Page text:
3 Stars • (2012) 56 min. DVD: $150: public libraries; $250: high schools, colleges & universities. Rosalia Films (dist. by The Martin Institute for Teaching Excellence). PPR.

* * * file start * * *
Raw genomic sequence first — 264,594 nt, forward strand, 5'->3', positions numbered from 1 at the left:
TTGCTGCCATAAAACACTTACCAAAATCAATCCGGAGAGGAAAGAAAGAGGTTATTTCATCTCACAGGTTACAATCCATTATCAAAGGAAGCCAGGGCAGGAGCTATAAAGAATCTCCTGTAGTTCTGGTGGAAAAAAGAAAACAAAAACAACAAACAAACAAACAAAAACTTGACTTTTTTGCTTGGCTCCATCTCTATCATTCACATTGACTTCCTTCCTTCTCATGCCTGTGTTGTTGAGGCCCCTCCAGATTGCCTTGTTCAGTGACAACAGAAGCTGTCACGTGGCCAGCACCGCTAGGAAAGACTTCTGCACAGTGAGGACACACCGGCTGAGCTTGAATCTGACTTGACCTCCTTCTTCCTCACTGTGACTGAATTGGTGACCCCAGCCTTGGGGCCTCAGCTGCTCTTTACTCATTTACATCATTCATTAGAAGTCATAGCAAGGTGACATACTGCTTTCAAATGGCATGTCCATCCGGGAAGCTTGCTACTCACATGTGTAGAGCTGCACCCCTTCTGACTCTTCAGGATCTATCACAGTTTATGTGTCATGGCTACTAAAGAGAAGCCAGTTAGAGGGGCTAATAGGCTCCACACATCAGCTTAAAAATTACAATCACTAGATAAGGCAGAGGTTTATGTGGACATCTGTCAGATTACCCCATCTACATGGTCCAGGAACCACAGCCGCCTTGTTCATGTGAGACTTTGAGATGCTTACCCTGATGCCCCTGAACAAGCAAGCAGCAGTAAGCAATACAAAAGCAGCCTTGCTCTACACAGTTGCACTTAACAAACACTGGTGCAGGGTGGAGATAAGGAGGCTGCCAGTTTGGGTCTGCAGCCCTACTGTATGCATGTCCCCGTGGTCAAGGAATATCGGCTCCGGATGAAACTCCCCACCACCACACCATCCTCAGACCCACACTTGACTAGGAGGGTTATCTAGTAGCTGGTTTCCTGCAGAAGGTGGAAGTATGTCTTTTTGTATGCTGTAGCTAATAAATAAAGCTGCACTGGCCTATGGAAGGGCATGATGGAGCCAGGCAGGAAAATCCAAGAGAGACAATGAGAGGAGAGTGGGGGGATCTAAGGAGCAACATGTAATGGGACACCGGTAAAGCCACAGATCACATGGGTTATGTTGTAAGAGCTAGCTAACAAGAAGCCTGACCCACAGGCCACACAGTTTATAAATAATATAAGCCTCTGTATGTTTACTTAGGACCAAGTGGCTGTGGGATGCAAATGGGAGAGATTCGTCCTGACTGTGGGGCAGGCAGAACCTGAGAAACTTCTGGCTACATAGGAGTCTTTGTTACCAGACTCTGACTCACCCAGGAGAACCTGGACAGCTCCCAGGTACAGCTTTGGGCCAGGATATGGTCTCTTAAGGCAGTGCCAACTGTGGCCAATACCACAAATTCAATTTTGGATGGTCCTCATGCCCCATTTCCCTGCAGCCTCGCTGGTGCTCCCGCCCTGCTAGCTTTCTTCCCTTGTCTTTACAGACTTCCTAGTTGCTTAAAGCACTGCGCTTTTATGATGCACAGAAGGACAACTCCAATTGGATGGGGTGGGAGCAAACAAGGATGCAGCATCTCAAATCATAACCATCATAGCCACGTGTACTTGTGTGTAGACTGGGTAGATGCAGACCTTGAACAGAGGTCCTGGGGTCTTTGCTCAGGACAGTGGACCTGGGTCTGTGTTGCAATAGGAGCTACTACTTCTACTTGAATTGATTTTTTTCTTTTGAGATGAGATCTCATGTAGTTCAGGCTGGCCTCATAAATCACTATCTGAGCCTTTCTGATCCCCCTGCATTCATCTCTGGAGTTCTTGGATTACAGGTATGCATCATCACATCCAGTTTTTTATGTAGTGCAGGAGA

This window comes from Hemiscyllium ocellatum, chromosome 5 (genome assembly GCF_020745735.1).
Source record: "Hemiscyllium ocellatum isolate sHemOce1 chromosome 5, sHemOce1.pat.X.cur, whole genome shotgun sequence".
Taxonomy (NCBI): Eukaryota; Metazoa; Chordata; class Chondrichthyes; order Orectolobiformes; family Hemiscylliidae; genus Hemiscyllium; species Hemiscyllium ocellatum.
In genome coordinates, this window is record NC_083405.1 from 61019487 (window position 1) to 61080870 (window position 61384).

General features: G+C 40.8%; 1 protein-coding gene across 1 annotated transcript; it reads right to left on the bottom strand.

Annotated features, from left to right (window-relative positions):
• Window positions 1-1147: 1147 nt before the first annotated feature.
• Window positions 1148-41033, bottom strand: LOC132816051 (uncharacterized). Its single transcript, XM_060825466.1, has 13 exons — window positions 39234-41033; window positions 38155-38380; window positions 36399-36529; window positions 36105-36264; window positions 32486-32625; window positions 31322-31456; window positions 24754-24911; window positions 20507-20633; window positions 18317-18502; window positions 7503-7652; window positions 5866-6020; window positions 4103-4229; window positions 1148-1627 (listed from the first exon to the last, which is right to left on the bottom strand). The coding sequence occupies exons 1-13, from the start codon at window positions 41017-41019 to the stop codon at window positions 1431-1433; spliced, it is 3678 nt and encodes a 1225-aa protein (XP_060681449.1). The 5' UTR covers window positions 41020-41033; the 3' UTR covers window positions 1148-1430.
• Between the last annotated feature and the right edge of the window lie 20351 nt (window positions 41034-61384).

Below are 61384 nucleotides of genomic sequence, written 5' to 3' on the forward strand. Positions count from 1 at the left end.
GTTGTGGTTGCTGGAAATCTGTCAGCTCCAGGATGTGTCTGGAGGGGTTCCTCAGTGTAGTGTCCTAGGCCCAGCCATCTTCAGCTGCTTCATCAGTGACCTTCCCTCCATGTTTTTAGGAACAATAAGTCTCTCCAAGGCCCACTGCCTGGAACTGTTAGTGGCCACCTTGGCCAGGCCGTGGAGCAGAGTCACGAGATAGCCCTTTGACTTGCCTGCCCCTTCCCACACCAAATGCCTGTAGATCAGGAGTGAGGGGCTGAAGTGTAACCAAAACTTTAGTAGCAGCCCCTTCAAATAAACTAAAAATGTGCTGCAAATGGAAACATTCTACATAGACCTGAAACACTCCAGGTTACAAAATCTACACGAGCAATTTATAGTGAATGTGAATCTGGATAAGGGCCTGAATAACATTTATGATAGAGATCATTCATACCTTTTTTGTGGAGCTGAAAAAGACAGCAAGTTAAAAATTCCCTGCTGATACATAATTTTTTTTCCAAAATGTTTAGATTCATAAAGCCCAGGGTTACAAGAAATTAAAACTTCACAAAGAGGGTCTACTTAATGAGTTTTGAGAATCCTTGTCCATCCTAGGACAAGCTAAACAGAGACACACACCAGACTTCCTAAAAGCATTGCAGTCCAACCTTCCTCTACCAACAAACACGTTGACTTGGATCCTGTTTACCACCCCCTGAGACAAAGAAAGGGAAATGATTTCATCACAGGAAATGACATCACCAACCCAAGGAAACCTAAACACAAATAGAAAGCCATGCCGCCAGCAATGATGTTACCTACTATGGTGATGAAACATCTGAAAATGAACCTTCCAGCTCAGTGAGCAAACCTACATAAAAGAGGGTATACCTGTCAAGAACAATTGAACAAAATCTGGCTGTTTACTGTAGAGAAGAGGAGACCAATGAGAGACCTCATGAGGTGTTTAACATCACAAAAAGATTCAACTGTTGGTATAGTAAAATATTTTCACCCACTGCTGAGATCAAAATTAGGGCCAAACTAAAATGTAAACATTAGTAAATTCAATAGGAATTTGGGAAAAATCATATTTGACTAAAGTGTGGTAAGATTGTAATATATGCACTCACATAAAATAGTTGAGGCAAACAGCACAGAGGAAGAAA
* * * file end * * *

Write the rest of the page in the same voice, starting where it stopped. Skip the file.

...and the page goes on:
Fourth grade might seem a little young to be studying Chinese general Sun Tzu’s ancient text The Art of War, but innovative Charlottesville, VA, educator John Hunter—son of a schoolteacher—feels otherwise. Bored and restless, Hunter dropped out of college a few times in order to travel throughout Asia, but found his calling when he discovered experimental education, the subject in which he finally obtained his degree. Director Chris Farina follows Hunter’s fourth-grade class as students participate in the interactive World Peace Game, a 28-year-old political-science exercise in which fictional countries must learn to get along. For one day a week over the course of two months, student leaders conduct their business around a large game board that simulates the globe, where those who become prime ministers receive a dossier and choose two to three officers. Game scenarios mix new crises (such as water shortages) and ongoing skirmishes, while complicating factors include religious practices, endangered species, and natural resources. Leaders can also reach out to external forces for assistance, including the United Nations and the World Bank. The game ends when the class has achieved world peace. While the kids can get pretty excitable when it comes to defending their turf, Hunter makes sure that no one goes too far in either their words or actions. One student, a slight boy with a surprisingly mature voice, looks both exhausted and exhilarated after a series of battles here, summarily stating, “I think it’s kind of weird to be living what Sun Tzu said.” Recommended. Aud: C, P. (K. Fennessy)